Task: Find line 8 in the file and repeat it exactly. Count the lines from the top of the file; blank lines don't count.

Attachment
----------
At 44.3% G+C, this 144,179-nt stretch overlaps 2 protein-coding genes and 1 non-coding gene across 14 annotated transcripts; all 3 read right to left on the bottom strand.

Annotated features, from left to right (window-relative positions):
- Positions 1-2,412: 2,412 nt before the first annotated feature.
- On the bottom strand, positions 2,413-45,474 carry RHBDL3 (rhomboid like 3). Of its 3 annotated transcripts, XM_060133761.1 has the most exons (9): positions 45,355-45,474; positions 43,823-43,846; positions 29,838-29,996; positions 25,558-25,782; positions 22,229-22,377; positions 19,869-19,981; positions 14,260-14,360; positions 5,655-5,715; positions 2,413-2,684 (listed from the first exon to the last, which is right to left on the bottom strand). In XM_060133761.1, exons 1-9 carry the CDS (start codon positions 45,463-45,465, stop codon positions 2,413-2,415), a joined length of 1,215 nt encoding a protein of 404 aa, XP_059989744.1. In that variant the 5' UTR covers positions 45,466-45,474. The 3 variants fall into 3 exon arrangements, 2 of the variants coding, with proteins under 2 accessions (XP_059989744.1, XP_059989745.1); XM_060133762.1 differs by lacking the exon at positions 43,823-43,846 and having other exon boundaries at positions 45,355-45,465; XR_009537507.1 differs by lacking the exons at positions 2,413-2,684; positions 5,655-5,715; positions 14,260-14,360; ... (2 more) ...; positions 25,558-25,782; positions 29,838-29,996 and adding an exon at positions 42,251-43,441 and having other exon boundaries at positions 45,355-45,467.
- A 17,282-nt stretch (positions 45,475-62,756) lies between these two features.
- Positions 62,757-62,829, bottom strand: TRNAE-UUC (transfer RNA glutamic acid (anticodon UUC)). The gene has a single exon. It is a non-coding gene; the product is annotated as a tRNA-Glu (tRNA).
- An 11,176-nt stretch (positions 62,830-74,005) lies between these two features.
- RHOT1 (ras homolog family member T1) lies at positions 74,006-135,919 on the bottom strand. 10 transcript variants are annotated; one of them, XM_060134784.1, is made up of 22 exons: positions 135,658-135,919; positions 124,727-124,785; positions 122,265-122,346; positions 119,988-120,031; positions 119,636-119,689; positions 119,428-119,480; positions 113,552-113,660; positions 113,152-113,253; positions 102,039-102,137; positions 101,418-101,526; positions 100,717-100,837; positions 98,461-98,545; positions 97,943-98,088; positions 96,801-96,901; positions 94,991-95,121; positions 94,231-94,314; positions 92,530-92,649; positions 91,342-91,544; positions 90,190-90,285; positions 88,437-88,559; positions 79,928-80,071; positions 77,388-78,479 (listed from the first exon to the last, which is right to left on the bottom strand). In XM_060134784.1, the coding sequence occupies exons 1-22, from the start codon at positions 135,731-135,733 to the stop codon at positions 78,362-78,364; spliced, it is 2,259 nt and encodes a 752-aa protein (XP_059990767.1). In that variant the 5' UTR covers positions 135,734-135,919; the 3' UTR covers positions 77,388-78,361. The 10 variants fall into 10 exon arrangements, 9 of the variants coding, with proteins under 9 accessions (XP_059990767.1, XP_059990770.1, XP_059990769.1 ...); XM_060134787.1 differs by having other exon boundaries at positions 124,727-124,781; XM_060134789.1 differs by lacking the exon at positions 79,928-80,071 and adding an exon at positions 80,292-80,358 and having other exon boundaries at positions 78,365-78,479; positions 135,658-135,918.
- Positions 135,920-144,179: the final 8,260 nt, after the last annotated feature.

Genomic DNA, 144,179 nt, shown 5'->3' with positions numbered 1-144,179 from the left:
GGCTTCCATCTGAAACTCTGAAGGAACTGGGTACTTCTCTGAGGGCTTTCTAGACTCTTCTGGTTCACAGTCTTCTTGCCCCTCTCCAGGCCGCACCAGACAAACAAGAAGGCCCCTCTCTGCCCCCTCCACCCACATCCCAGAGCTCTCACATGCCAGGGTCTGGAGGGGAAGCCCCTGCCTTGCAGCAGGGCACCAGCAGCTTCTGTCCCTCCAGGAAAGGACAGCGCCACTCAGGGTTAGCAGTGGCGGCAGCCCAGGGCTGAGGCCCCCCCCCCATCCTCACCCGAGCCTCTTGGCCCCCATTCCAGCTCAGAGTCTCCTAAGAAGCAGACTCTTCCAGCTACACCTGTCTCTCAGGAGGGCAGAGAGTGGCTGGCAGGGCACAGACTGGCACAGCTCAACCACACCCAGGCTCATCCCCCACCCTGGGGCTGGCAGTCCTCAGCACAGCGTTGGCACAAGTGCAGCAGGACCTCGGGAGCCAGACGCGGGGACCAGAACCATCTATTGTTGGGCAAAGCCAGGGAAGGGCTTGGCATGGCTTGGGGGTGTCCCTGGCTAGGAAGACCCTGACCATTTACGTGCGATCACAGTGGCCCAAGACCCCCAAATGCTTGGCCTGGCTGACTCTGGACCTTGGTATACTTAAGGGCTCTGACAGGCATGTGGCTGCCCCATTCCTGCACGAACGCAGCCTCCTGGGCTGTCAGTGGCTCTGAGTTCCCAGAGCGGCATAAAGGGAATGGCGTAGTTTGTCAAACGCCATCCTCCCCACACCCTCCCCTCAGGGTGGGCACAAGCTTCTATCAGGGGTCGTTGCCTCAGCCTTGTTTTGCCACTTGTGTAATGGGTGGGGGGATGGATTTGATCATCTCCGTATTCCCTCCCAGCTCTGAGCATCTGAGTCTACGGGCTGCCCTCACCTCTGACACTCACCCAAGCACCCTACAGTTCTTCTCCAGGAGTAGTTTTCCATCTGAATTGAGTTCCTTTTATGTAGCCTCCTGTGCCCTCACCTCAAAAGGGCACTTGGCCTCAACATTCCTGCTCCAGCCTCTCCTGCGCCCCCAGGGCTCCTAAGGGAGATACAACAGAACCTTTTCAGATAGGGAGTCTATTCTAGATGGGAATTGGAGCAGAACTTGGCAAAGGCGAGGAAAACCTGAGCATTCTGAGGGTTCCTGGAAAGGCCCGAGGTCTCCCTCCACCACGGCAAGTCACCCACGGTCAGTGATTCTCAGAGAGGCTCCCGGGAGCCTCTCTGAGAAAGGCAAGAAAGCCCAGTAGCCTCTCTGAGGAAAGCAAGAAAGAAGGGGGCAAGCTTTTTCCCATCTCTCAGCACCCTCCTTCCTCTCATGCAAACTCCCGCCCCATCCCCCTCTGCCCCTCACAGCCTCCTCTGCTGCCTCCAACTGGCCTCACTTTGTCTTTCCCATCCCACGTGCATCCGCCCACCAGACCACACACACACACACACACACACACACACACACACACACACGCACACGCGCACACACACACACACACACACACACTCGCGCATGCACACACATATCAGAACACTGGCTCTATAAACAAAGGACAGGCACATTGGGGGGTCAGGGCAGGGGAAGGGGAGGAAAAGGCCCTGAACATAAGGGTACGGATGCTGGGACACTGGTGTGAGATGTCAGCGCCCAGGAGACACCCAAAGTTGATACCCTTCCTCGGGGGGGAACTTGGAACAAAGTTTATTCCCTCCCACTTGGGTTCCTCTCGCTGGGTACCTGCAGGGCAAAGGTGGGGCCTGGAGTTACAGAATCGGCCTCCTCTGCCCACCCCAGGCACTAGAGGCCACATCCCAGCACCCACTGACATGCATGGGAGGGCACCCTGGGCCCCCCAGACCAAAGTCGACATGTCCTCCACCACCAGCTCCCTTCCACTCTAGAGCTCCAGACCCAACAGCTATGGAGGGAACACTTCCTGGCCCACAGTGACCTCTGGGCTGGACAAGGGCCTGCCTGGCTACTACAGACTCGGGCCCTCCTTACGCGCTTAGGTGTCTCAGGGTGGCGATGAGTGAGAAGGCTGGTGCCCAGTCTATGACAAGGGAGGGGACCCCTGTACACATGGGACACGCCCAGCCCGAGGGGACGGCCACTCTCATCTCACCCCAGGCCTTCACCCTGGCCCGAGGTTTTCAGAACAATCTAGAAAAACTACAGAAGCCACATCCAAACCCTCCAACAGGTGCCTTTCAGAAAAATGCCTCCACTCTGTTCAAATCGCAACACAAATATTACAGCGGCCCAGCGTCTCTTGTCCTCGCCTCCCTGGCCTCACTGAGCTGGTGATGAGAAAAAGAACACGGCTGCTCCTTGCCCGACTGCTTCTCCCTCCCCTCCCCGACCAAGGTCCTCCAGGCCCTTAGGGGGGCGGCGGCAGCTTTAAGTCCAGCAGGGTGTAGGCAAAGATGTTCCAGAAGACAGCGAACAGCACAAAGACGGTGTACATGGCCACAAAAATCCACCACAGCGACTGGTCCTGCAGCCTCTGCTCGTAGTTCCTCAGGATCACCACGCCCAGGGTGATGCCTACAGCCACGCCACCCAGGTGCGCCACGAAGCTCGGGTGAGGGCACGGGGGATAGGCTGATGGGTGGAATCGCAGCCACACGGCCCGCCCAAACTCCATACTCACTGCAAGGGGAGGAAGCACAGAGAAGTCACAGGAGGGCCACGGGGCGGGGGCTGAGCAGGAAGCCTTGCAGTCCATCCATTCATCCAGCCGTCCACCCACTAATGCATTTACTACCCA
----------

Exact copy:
- RHOT1 (ras homolog family member T1) lies at positions 74,006-135,919 on the bottom strand. 10 transcript variants are annotated; one of them, XM_060134784.1, is made up of 22 exons: positions 135,658-135,919; positions 124,727-124,785; positions 122,265-122,346; positions 119,988-120,031; positions 119,636-119,689; positions 119,428-119,480; positions 113,552-113,660; positions 113,152-113,253; positions 102,039-102,137; positions 101,418-101,526; positions 100,717-100,837; positions 98,461-98,545; positions 97,943-98,088; positions 96,801-96,901; positions 94,991-95,121; positions 94,231-94,314; positions 92,530-92,649; positions 91,342-91,544; positions 90,190-90,285; positions 88,437-88,559; positions 79,928-80,071; positions 77,388-78,479 (listed from the first exon to the last, which is right to left on the bottom strand). In XM_060134784.1, the coding sequence occupies exons 1-22, from the start codon at positions 135,731-135,733 to the stop codon at positions 78,362-78,364; spliced, it is 2,259 nt and encodes a 752-aa protein (XP_059990767.1). In that variant the 5' UTR covers positions 135,734-135,919; the 3' UTR covers positions 77,388-78,361. The 10 variants fall into 10 exon arrangements, 9 of the variants coding, with proteins under 9 accessions (XP_059990767.1, XP_059990770.1, XP_059990769.1 ...); XM_060134787.1 differs by having other exon boundaries at positions 124,727-124,781; XM_060134789.1 differs by lacking the exon at positions 79,928-80,071 and adding an exon at positions 80,292-80,358 and having other exon boundaries at positions 78,365-78,479; positions 135,658-135,918.